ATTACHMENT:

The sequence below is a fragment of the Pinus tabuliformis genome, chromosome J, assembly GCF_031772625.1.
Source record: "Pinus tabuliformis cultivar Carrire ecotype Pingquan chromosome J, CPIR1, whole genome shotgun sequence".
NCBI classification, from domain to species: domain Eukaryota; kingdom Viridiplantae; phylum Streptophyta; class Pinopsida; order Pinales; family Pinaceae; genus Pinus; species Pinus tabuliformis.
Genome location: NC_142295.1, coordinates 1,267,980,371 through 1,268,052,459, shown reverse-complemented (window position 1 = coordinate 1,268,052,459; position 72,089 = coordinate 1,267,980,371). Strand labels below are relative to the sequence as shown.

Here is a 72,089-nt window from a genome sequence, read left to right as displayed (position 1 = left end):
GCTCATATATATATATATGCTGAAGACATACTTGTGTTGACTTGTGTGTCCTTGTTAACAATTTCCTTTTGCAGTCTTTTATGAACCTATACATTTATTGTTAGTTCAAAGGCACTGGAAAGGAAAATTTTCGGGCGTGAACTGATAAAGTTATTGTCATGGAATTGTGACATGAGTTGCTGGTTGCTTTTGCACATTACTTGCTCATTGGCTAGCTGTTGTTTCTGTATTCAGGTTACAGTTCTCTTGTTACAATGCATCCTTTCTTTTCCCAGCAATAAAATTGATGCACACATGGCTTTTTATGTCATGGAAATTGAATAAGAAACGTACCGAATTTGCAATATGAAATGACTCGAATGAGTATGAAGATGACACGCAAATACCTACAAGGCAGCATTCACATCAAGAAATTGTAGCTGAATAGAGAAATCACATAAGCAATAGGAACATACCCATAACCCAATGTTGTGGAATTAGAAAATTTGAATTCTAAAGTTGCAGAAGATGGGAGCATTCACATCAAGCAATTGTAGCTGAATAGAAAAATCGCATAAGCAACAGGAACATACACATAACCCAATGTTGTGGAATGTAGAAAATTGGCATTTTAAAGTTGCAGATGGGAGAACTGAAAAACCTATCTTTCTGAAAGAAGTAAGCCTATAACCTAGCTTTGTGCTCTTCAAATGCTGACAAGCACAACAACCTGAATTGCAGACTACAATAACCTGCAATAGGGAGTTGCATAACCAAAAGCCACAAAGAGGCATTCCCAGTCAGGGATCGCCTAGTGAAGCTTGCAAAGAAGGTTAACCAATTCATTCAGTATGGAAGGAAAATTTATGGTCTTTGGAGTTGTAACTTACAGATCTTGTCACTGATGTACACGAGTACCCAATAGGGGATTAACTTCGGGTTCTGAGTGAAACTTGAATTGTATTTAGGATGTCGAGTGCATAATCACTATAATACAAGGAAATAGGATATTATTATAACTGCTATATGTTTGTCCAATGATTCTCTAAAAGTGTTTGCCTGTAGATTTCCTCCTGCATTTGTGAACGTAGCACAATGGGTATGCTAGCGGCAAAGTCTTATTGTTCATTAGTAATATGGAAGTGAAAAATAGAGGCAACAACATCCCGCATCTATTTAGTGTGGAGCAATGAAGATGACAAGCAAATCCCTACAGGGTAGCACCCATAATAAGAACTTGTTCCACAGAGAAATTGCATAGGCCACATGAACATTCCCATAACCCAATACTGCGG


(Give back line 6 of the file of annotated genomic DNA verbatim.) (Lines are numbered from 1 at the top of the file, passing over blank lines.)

GCTCATATATATATATATGCTGAAGACATACTTGTGTTGACTTGTGTGTCCTTGTTAACAATTTCCTTTTGCAGTCTTTTATGAACCTATACATTTATTGTTAGTTCAAAGGCACTGGAAAGGAAAATTTTCGGGCGTGAACTGATAAAGTTATTGTCATGGAATTGTGACATGAGTTGCTGGTTGCTTTTGCACATTACTTGCTCATTGGCTAGCTGTTGTTTCTGTATTCAGGTTACAGTTCTCTTGTTACAATGCATCCTTTCTTTTCCCAGCAATAAAATTGATGCACACATGGCTTTTTATGTCATGGAAATTGAATAAGAAACGTACCGAATTTGCAATATGAAATGACTCGAATGAGTATGAAGATGACACGCAAATACCTACAAGGCAGCATTCACATCAAGAAATTGTAGCTGAATAGAGAAATCACATAAGCAATAGGAACATACCCATAACCCAATGTTGTGGAATTAGAAAATTTGAATTCTAAAGTTGCAGAAGATGGGAGCATTCACATCAAGCAATTGTAGCTGAATAGAAAAATCGCATAAGCAACAGGAACATACACATAACCCAATGTTGTGGAATGTAGAAAATTGGCATTTTAAAGTTGCAGATGGGAGAACTGAAAAACCTATCTTTCTGAAAGAAGTAAGCCTATAACCTAGCTTTGTGCTCTTCAAATGCTGACAAGCACAACAACCTGAATTGCAGACTACAATAACCTGCAATAGGGAGTTGCATAACCAAAAGCCACAAAGAGGCATTCCCAGTCAGGGATCGCCTAGTGAAGCTTGCAAAGAAGGTTAACCAATTCATTCAGTATGGAAGGAAAATTTATGGTCTTTGGAGTTGTAACTTACAGATCTTGTCACTGATGTACACGAGTACCCAATAGGGGATTAACTTCGGGTTCTGAGTGAAACTTGAATTGTATTTAGGATGTCGAGTGCATAATCACTATAATACAAGGAAATAGGATATTATTATAACTGCTATATGTTTGTCCAATGATTCTCTAAAAGTGTTTGCCTGTAGATTTCCTCCTGCATTTGTGAACGTAGCACAATGGGTATGCTAGCGGCAAAGTCTTATTGTTCATTAGTAATATGGAAGTGAAAAATAGAGGCAACAACATCCCGCATCTATTTAGTGTGGAGCAATGAAGATGACAAGCAAATCCCTACAGGGTAGCACCCATAATAAGAACTTGTTCCACAGAGAAATTGCATAGGCCACATGAACATTCCCATAACCCAATACTGCGG